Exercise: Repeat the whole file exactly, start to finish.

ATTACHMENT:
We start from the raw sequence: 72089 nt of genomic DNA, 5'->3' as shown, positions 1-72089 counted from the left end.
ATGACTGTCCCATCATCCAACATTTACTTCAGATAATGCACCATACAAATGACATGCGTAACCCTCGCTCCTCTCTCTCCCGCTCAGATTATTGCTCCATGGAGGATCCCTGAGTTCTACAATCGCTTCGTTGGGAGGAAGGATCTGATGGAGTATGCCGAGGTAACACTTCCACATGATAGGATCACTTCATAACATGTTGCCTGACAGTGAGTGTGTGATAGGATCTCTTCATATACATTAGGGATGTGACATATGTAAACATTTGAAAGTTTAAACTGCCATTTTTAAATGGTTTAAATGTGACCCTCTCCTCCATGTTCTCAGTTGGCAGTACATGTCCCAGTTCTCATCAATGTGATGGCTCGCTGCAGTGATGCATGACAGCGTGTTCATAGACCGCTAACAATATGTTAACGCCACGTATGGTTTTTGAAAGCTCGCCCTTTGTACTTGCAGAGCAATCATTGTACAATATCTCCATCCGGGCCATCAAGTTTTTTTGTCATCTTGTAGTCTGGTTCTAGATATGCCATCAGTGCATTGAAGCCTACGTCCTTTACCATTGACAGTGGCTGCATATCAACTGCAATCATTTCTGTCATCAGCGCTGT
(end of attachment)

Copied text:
We start from the raw sequence: 72089 nt of genomic DNA, 5'->3' as shown, positions 1-72089 counted from the left end.
ATGACTGTCCCATCATCCAACATTTACTTCAGATAATGCACCATACAAATGACATGCGTAACCCTCGCTCCTCTCTCTCCCGCTCAGATTATTGCTCCATGGAGGATCCCTGAGTTCTACAATCGCTTCGTTGGGAGGAAGGATCTGATGGAGTATGCCGAGGTAACACTTCCACATGATAGGATCACTTCATAACATGTTGCCTGACAGTGAGTGTGTGATAGGATCTCTTCATATACATTAGGGATGTGACATATGTAAACATTTGAAAGTTTAAACTGCCATTTTTAAATGGTTTAAATGTGACCCTCTCCTCCATGTTCTCAGTTGGCAGTACATGTCCCAGTTCTCATCAATGTGATGGCTCGCTGCAGTGATGCATGACAGCGTGTTCATAGACCGCTAACAATATGTTAACGCCACGTATGGTTTTTGAAAGCTCGCCCTTTGTACTTGCAGAGCAATCATTGTACAATATCTCCATCCGGGCCATCAAGTTTTTTTGTCATCTTGTAGTCTGGTTCTAGATATGCCATCAGTGCATTGAAGCCTACGTCCTTTACCATTGACAGTGGCTGCATATCAACTGCAATCATTTCTGTCATCAGCGCTGT